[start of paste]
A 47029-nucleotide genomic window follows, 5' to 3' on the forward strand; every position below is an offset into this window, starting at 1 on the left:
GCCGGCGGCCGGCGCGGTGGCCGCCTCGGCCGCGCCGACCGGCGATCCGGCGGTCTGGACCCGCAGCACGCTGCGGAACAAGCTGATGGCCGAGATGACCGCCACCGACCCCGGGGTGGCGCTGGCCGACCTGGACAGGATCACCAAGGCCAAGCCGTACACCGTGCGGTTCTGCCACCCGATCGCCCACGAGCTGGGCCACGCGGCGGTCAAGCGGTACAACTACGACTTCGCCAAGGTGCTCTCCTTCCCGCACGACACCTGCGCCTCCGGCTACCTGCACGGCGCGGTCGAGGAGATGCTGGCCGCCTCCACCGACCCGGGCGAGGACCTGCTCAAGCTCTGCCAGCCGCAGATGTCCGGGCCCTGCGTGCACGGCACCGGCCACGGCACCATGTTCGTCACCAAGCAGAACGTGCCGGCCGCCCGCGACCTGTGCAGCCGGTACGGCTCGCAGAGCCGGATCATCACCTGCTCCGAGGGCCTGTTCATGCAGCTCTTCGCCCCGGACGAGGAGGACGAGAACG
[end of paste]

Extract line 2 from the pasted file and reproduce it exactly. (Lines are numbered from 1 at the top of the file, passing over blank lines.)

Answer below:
GCCGGCGGCCGGCGCGGTGGCCGCCTCGGCCGCGCCGACCGGCGATCCGGCGGTCTGGACCCGCAGCACGCTGCGGAACAAGCTGATGGCCGAGATGACCGCCACCGACCCCGGGGTGGCGCTGGCCGACCTGGACAGGATCACCAAGGCCAAGCCGTACACCGTGCGGTTCTGCCACCCGATCGCCCACGAGCTGGGCCACGCGGCGGTCAAGCGGTACAACTACGACTTCGCCAAGGTGCTCTCCTTCCCGCACGACACCTGCGCCTCCGGCTACCTGCACGGCGCGGTCGAGGAGATGCTGGCCGCCTCCACCGACCCGGGCGAGGACCTGCTCAAGCTCTGCCAGCCGCAGATGTCCGGGCCCTGCGTGCACGGCACCGGCCACGGCACCATGTTCGTCACCAAGCAGAACGTGCCGGCCGCCCGCGACCTGTGCAGCCGGTACGGCTCGCAGAGCCGGATCATCACCTGCTCCGAGGGCCTGTTCATGCAGCTCTTCGCCCCGGACGAGGAGGACGAGAACG